Check your chiPeopleImages
Qigong (pronounced chee-gong) is a 5,000-year-old Chinese practice designed to promote the flow of chi, the vital life force that flows throughout the body, regulating its functions. Qigong master Ching-Tse Lee, PhD, a professor of psychology at Brooklyn College in New York, recommends this calming exercise for stress management: Stand with your feet shoulder-width apart and parallel. Bend your knees to a quarter-squat position (about 45 degrees) while keeping your upper body straight. Observe your breathing for a couple of breaths. Inhale and bring your arms slowly up in front of you to shoulder height with your elbows slightly bent. Exhale, stretching your arms straight out. Inhale again, bend your elbows slightly and drop your arms down slowly until your thumbs touch the sides of your legs. Exhale one more time, then stand up straight. If you think this sounds similar to yoga, you’d be right.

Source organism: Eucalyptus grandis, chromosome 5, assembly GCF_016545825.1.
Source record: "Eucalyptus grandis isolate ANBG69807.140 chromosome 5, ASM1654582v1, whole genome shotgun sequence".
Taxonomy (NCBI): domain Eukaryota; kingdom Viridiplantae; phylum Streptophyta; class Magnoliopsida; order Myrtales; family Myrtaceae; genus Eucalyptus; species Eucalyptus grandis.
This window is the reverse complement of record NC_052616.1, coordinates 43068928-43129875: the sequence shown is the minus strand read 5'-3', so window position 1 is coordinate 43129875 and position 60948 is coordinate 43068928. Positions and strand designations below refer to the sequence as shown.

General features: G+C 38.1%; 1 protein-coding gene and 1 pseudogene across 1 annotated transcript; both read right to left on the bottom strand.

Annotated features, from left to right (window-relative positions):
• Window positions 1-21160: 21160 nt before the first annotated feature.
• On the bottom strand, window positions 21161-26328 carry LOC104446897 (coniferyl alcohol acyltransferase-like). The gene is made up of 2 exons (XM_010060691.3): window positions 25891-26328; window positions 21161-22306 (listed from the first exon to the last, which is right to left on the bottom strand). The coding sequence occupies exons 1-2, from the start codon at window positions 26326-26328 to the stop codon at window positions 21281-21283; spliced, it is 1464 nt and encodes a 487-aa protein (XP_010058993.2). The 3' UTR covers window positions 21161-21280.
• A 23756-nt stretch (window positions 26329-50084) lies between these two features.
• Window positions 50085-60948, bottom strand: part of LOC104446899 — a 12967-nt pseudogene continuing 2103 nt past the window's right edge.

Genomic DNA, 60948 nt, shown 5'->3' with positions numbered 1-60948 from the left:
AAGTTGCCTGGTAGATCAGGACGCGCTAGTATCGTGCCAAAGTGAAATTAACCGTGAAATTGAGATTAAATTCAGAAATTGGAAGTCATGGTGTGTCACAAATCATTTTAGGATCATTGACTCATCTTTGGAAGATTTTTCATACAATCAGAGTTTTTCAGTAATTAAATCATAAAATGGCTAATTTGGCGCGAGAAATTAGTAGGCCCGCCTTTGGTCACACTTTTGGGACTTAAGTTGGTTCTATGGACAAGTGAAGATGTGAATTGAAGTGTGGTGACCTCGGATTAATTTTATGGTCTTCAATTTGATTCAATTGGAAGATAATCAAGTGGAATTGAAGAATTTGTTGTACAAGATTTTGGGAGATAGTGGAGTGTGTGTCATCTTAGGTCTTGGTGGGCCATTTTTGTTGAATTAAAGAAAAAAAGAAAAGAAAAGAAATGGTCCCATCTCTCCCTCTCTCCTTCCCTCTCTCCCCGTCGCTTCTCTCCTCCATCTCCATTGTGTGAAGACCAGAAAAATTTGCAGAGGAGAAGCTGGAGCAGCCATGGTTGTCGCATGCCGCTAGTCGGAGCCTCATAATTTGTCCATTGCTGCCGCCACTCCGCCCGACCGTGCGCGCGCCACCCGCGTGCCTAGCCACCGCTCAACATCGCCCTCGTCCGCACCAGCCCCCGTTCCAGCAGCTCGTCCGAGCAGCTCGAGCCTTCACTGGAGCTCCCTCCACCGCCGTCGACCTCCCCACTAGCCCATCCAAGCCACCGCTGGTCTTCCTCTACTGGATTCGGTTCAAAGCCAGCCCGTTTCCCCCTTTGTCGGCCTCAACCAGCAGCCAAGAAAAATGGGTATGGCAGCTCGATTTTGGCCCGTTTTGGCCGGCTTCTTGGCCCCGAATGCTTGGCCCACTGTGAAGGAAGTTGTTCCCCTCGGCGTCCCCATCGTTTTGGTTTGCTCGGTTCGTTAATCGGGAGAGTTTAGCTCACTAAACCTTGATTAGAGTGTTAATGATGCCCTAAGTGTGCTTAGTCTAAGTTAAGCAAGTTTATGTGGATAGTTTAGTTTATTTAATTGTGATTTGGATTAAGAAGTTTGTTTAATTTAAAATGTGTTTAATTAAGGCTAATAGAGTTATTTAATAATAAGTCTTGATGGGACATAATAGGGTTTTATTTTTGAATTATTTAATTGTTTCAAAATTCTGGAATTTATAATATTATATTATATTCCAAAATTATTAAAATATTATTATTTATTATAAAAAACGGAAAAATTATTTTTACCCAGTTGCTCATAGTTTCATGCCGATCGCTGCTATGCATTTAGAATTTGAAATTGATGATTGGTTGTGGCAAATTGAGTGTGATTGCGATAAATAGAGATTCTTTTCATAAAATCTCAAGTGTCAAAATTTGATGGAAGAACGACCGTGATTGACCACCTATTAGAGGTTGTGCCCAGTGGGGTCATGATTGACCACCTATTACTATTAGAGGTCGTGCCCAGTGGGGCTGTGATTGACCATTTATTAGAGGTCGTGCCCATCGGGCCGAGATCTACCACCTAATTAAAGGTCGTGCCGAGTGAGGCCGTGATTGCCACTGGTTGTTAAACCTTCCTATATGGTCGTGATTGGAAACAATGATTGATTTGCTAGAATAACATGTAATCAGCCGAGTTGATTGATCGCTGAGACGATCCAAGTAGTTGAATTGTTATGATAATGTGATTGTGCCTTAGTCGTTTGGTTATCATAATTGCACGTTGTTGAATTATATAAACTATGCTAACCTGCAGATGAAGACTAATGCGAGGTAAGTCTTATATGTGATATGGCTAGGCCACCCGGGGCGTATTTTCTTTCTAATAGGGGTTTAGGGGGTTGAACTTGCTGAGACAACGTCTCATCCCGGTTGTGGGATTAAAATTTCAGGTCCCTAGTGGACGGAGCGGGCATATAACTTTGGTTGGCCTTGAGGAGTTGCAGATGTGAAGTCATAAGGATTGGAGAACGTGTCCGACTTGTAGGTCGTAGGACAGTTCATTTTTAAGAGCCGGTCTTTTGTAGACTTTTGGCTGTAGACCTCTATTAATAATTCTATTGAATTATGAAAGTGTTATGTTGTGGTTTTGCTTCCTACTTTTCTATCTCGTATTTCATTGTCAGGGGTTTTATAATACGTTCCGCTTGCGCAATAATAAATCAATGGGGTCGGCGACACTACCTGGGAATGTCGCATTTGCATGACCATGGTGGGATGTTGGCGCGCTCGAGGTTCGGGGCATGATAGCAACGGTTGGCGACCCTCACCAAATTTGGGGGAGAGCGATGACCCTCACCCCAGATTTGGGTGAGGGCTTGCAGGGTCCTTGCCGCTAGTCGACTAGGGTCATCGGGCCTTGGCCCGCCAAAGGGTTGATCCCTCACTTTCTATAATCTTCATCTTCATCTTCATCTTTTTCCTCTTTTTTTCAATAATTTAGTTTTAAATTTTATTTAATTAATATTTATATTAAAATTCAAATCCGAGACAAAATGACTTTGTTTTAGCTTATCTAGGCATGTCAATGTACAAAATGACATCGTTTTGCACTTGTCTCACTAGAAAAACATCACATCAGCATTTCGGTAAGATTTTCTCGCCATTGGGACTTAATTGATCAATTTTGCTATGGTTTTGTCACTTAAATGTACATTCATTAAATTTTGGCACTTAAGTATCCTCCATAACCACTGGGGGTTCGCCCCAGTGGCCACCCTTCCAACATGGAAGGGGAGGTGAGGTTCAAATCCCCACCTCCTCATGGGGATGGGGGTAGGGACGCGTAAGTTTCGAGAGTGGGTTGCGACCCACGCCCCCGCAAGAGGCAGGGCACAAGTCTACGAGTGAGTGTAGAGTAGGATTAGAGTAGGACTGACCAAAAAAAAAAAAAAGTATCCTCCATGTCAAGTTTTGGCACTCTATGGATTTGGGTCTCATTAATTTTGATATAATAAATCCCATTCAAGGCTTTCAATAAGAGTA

Be a fighterkupicoo
“At the first sign of stress, you often hear people complain, ‘What did I do to deserve this?'” says Dr. Cooper. The trouble is, feeling like a victim only increases feelings of stress and helplessness. Instead, focus on being proactive. If your flight gets canceled, don’t wallow in self-pity. Find another one. If your office is too hot or too cold, don’t suffer in silence. Call the building manager and ask what can be done to make things more comfortable. Look out for these signs you’re more stressed than you realize.
Put it on paperwundervisuals
Writing provides perspective, says Paul J. Rosch, MD, president of the American Institute of Stress. Divide a piece of paper into two parts. On the left side, list the stressors you may be able to change, and on the right, list the ones you can’t. “Change what you can,” Dr. Rosch suggests, “and stop fretting over what you can’t.”